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What are the most common reasons for MOT failures in the UK?
The annual MOT can seem like a bit of a chore, and the last thing you want is to fail for something simple and straightforward.
Thankfully, just 16.9% of bikes fail their initial test, compared to 33.6% for cars and other passenger vehicles and 42.2% for goods vehicles.
However, it turns out that some of the reasons for those bikes that DO fail are actually very easy to fix, with almost half of those initial failures being fixed on the spot.
The number one reason for bikes failing their MOT is by far the lamps and reflectors, which account for 40.21% of all failures and are often caused by very simple faults like a blown bulb or cracked lenses, both of which are very easy to spot.
The second most common reason for failure was the brakes (16.83%), which can be much more serious than lighting, followed by issues with the structure and attachments (10.77%).
While lamps and reflectors are the most likely reason for your bike to fail its MOT, it’s the tyres which are by far the most likely to be deemed a ‘dangerous’ defect.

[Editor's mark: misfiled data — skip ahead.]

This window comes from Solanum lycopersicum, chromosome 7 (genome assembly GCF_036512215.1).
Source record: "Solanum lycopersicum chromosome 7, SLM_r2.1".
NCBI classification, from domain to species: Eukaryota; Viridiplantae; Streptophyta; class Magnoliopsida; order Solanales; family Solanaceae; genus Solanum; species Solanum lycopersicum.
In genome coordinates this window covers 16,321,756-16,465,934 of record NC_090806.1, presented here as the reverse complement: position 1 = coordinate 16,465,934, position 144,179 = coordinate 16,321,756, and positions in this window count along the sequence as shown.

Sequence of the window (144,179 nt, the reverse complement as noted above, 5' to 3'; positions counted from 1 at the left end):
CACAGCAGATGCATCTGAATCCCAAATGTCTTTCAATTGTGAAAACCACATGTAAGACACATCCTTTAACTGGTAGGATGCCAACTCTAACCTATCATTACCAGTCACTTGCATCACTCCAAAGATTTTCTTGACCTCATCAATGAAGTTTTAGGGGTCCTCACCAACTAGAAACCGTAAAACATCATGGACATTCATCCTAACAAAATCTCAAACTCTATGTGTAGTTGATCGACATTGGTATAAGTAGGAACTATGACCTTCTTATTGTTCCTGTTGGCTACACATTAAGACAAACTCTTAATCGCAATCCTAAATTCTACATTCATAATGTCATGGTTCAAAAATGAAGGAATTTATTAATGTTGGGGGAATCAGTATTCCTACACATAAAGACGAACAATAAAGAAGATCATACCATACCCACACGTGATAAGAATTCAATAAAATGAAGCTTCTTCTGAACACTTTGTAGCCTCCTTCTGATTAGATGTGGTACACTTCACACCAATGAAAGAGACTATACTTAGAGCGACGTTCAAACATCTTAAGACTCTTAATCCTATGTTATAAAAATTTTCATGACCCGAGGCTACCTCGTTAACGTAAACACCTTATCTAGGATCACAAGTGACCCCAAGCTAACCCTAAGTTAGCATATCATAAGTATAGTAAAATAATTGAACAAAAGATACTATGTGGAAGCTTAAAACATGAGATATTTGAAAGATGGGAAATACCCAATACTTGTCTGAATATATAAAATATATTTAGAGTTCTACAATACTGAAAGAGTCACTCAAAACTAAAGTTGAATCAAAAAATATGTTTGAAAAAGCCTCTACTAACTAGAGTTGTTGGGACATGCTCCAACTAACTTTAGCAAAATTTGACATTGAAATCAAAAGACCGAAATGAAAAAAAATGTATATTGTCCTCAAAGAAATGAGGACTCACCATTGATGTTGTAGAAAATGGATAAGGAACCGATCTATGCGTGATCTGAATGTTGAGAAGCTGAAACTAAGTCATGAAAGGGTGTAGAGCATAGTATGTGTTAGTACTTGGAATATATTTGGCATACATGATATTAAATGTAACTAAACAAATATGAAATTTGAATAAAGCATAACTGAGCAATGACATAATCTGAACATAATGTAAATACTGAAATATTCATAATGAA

4.71% of bikes fail due to a ‘dangerous’ defect, and almost half of these are to do with the tyres, so it’s extra important that you keep on top of these.
Be sure to replace your tyres if they’re worn or displaying any bulges, cuts or lumps and regularly check that the tyre tread is at least 1mm deep, as a blow-out while you're on the roads could have fatal consequences.
Looking back over the last five years, we see that the number of bikes failing their MOT has steadily dropped, from 11.9% in 2013/14 to 9.9% today.
That’s only an average decline of 0.4% each year, but it’s still good to see that the fail rate is falling, especially as stricter rules were put in place for MOTs in 2018.
MOT testing data for Great Britain from GOV.UK
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